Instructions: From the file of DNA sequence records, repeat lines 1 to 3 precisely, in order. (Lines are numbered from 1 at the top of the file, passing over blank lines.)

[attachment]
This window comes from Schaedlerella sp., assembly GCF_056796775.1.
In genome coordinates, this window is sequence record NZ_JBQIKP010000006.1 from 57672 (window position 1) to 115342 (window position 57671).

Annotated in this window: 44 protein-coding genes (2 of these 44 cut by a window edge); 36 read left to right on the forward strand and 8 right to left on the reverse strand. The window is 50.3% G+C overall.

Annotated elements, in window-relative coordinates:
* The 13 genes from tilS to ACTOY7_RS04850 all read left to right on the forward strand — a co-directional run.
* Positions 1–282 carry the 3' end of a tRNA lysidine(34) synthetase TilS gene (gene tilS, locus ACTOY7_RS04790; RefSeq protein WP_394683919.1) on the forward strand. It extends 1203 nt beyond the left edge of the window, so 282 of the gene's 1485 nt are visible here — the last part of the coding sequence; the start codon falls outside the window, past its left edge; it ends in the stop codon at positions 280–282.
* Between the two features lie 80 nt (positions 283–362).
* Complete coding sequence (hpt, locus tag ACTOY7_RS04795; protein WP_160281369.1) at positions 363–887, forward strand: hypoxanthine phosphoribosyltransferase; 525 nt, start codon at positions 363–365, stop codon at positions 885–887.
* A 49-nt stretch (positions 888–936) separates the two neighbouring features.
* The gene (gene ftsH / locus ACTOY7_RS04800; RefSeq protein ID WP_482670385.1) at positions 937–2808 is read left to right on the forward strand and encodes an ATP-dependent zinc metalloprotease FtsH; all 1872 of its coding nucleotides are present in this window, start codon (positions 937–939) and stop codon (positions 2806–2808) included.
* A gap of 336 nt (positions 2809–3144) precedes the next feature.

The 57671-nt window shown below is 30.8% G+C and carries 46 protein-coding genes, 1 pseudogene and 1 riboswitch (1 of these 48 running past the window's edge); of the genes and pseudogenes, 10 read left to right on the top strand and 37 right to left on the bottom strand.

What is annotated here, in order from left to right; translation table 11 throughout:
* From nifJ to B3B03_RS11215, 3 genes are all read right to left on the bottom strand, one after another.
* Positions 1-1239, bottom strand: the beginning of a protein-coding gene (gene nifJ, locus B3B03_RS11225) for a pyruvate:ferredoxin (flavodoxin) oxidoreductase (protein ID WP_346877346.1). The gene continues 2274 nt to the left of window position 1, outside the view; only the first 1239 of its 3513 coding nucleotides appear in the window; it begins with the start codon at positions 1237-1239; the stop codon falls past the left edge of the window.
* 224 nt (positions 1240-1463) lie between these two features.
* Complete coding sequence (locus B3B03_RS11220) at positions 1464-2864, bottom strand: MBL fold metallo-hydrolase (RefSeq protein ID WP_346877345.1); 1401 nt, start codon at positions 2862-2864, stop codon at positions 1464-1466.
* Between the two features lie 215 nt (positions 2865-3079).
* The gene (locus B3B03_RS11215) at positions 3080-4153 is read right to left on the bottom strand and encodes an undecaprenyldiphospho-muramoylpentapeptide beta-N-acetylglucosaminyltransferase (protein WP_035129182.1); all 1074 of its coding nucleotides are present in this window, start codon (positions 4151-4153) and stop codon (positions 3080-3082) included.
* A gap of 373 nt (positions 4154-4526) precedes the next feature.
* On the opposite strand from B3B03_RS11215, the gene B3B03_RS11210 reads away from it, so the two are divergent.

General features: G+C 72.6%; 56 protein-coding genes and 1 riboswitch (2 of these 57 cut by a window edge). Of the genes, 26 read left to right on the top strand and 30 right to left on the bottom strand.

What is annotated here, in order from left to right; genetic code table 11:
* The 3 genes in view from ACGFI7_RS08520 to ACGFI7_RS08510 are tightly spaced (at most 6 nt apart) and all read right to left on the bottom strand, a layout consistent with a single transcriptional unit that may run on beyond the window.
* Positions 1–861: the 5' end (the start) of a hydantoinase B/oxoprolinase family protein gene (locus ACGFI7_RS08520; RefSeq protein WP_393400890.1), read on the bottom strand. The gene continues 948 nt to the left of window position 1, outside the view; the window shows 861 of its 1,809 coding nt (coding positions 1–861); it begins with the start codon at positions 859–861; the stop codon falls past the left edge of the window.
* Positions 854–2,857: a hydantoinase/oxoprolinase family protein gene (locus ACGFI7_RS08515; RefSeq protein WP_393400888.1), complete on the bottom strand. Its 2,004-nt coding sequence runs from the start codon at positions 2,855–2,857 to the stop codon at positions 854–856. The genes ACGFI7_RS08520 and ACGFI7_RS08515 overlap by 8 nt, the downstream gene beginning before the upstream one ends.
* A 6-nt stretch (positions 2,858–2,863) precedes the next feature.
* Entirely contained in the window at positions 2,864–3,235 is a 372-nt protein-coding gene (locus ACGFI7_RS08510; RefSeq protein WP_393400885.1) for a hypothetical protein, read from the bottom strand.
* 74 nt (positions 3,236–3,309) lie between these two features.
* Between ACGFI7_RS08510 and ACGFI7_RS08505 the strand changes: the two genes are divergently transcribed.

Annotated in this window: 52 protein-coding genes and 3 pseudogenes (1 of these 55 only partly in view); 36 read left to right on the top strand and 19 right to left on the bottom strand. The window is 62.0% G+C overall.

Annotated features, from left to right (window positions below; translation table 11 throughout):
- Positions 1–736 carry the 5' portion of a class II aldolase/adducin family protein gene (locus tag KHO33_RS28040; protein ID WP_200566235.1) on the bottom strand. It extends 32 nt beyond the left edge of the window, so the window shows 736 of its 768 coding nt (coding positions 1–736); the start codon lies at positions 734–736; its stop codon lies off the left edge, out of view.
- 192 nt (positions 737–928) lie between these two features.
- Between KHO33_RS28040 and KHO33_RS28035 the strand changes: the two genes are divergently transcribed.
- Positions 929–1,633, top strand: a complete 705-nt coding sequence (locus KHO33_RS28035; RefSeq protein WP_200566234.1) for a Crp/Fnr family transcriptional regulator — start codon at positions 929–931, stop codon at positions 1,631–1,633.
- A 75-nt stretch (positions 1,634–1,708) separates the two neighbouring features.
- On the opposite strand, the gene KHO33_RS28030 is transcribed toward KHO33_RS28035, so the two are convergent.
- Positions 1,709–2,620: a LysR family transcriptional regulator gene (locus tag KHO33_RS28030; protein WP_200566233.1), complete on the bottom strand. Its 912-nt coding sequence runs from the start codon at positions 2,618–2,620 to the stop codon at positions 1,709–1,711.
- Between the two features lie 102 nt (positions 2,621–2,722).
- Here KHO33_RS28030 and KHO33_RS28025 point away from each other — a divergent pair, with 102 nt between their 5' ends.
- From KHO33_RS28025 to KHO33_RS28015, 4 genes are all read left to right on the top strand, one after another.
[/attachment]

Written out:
This window comes from Schaedlerella sp., assembly GCF_056796775.1.
In genome coordinates, this window is sequence record NZ_JBQIKP010000006.1 from 57672 (window position 1) to 115342 (window position 57671).

Annotated in this window: 44 protein-coding genes (2 of these 44 cut by a window edge); 36 read left to right on the forward strand and 8 right to left on the reverse strand. The window is 50.3% G+C overall.